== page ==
Like a good lawyer, Puryear provided a technically correct answer. But it’s not the most accurate, which Kennedy and Feingold will discover if they make a few well-placed phone calls to Nashville.
They could start with Ed Nelson, a civic leader, merchant banker and former club president. Asked flat-out if women could become resident members, which Puryear suggested was at least possible, Nelson says without the slightest hesitation, “No.” He adds that he’s not so much defending the practice as simply being honest about it.
Sixth U.S. Circuit Court Judge Gil Merritt, another member of the Belle Meade Country Club, is equally frank. “It’s true women do not have a vote, and it’s based on tradition,” he says. “I would hope that Belle Meade Country Club would change its policy and admit women as resident members.”
Of course, Merritt doesn’t feel strongly enough about the policy to relinquish his membership. And the woman who often accompanies him to social events, the super-rich Martha Ingram, is herself a “lady member.” Though far wealthier and more influential than just about any of the male resident members, because of her gender she can’t so much as vote on how often to trim the grass on the fairways.
Still, don’t cry for Martha Ingram. She’ll be just fine. But even if it’s hard to imagine Ingram and her lady peers as victims, the larger point remains: The Belle Meade Country Club treats women like second-class citizens. Not everyone thinks that’s a problem, given that women do receive a discount in club fees—kind of like when a cheesy bar offers free shots for women on special “Ladies’ Nights.”
“If you have a choice of something that’s more expensive or less expensive, I think that you’d have to say that a woman, who generally has better sense than a man, would take the lesser price,” says U.S. Bankruptcy Court Judge George Paine, who is one of three federal judges who belong to club. “There is a lady’s membership that I wish I could have, quite frankly.”
Whether Gus Puryear can successfully pirate that logic before members of the Senate Judiciary Committee is unlikely. And the prospective jurist’s statements about blacks at the Belle Meade club aren’t likely to sway hearts and minds either. In his written questions for Puryear, Kennedy asked him “to inform the Committee of the racial diversity of the Belle Meade Country Club, in terms of the number of minority members in comparison to the total number of members.”
Here, Puryear didn’t even try to comply with the request: “I am advised that the club does not track its members based on race, nor does it respond to such requests,” he wrote in the answers submitted last week. “I am personally aware that there are minority members, but I do not myself know the number.”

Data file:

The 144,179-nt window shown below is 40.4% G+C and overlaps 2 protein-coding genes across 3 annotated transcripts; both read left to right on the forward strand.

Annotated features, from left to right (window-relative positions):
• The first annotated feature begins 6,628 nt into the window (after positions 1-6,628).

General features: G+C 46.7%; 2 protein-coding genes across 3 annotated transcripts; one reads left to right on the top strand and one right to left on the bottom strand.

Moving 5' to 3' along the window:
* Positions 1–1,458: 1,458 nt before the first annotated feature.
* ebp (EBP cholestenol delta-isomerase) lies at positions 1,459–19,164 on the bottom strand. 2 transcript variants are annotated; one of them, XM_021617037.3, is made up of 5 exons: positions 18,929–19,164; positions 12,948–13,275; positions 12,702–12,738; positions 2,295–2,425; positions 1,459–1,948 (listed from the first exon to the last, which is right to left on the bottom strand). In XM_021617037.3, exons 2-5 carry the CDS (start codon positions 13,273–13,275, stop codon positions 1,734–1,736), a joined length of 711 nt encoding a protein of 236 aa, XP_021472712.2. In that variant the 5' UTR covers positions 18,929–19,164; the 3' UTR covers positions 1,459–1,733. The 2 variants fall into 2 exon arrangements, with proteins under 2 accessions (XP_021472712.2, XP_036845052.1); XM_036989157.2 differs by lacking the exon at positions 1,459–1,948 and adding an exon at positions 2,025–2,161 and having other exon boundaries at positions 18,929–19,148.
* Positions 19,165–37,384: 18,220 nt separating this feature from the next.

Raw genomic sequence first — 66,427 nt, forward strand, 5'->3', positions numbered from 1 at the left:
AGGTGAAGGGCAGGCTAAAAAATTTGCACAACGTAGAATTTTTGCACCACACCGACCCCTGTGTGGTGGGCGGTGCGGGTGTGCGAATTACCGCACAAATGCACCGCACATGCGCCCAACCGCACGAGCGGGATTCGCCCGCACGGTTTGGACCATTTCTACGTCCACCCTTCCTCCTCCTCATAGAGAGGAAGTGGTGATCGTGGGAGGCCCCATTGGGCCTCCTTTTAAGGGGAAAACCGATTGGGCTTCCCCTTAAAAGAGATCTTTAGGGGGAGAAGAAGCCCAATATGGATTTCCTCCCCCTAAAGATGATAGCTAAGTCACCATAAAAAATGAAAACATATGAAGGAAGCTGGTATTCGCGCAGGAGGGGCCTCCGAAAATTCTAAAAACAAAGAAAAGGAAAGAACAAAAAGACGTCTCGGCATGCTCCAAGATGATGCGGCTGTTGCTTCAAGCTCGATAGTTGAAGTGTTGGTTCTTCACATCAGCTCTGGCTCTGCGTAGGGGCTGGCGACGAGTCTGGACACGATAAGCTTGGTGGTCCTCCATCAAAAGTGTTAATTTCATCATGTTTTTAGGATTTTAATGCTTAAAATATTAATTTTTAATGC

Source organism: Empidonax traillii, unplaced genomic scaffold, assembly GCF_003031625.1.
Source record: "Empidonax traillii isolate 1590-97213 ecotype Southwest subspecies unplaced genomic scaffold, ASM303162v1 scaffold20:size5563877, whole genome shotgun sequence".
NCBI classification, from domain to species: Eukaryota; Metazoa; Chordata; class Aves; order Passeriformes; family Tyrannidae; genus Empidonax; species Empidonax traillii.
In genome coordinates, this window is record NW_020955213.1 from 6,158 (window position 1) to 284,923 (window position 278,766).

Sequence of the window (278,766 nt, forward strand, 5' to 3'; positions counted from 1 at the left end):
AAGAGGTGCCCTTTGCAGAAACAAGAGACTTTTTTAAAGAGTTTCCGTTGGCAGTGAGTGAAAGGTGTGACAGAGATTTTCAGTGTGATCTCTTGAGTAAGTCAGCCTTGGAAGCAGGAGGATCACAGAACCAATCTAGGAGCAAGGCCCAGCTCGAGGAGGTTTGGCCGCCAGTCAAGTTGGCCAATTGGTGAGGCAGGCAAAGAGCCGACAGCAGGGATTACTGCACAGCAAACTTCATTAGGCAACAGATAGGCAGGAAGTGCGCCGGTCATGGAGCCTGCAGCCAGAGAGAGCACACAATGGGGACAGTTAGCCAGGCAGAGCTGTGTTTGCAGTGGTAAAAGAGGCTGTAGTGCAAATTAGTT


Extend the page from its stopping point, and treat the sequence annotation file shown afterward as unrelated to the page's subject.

The correct answer is, there’s one black member. He is Atlanta attorney Richard Sinkfield, who, by virtue of his address, does not qualify as a resident member. So he can’t vote either.
Interestingly, the supposed integration of the Belle Meade Country Club is actually one of Nashville’s forgotten fables. In the early 1990s, the club’s nominating committee asked Ed Nelson, a longtime banker, if he wanted to become its president. He initially declined. “I said I wanted to break the rules and have African American members,” he recalls. The nominating committee, though, gave Nelson the green light, and he and a few other members sponsored Sinkfield for membership. But 14 years after the place was supposedly integrated, Sinkfield remains the lone black member, though the applications of two local African Americans are currently being considered.
Sinkfield himself offers a limited defense of the club, saying he doesn’t know how many African Americans are interested in joining in the first place. “I’m very comfortable there and don’t feel any sense of latent discrimination,” he says, adding, though, that he only visits the club a few times a year, if that.
Meanwhile, if Puryear continues to face questions about the club, he won’t have an easy time providing further details. Belle Meade is fiercely guarded about its membership. George Savarda, the well-paid administrator of the club, writes in an email to the Scene: “I am the General Manager of the Country Club, and wanted to thank you for the courtesy of your inquiry to which I wanted to respond to you by the time you requested. Its subject, though, falls within a longstanding policy and practice of Belle Meade, and that is that matters and inquiries related to it or any member are not publicly discussed, no matter the specific topic.”That kind of answer won’t fly under the bright lights of a Senate hearing room, where a prospective judge would be better off going with the truth.